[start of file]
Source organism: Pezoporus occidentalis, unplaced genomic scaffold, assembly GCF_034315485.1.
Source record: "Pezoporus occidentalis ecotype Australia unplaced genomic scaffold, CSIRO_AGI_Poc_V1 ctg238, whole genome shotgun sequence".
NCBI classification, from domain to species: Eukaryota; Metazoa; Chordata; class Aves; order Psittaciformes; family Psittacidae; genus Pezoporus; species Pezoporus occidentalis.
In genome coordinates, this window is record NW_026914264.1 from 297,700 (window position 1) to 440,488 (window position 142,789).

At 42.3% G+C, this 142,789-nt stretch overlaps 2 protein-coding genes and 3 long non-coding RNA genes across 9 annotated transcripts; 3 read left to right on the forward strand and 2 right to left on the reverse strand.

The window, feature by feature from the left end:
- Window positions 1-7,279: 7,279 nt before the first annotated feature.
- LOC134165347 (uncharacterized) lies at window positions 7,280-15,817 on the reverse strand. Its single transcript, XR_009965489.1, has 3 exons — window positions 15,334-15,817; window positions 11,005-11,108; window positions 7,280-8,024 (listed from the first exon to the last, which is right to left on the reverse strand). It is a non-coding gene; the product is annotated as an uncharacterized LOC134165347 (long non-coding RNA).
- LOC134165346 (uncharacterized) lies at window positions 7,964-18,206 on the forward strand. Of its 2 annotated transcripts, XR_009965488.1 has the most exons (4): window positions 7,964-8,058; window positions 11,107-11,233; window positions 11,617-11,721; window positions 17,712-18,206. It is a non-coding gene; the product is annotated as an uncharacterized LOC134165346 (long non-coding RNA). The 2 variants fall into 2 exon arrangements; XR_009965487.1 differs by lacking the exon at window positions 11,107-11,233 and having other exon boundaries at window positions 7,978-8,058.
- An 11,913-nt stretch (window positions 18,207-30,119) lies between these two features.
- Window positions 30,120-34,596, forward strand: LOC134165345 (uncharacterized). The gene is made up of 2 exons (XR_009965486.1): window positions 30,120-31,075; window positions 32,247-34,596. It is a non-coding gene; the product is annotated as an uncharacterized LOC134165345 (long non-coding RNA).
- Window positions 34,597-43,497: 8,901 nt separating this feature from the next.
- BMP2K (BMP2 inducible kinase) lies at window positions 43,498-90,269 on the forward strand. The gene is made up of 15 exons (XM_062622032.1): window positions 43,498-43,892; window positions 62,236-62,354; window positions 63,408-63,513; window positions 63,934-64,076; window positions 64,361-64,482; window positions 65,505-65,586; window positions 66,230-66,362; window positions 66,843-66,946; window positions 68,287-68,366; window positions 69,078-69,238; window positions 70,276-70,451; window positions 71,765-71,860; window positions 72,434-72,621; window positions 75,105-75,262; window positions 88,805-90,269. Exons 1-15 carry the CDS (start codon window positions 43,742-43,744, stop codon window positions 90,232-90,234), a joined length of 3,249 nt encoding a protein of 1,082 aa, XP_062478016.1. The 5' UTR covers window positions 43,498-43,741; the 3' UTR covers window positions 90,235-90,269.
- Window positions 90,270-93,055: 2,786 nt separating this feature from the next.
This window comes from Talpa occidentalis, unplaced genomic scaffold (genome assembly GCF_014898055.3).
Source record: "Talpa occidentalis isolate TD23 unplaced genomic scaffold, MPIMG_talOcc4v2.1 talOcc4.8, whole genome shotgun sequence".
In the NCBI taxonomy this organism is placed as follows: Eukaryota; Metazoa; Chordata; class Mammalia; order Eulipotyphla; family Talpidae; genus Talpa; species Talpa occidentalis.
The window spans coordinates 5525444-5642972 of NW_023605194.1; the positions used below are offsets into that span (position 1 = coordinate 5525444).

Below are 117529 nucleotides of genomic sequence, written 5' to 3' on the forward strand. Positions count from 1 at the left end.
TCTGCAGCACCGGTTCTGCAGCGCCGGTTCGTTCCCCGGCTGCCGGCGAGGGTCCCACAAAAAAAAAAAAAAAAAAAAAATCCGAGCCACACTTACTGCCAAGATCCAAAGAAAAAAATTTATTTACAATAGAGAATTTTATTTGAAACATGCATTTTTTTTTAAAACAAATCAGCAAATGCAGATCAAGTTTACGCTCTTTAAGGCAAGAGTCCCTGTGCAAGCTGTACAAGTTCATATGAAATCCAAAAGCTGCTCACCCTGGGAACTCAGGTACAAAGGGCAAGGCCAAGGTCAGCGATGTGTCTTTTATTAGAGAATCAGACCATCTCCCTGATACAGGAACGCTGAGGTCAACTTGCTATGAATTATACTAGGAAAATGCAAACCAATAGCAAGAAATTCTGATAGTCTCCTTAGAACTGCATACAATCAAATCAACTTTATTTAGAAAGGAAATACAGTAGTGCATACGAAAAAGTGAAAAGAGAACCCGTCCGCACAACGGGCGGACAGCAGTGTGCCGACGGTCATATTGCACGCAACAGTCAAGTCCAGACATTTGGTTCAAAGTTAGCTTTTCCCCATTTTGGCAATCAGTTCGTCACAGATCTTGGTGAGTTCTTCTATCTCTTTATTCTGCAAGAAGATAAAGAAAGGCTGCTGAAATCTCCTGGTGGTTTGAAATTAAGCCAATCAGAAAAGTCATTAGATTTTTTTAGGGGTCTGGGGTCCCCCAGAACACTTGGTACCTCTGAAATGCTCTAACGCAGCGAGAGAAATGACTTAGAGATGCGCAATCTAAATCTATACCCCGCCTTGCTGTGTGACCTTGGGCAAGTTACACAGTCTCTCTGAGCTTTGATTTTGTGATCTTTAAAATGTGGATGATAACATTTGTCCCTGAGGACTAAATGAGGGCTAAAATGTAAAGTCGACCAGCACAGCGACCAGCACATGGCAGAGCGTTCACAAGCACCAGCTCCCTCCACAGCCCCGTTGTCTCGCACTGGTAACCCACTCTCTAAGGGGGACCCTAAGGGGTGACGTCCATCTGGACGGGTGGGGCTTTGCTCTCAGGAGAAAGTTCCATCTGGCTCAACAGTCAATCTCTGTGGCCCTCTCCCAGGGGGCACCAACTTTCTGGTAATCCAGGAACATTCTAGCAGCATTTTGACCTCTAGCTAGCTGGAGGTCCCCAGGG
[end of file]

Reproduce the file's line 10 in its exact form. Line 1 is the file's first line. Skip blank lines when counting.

- An 11,913-nt stretch (window positions 18,207-30,119) lies between these two features.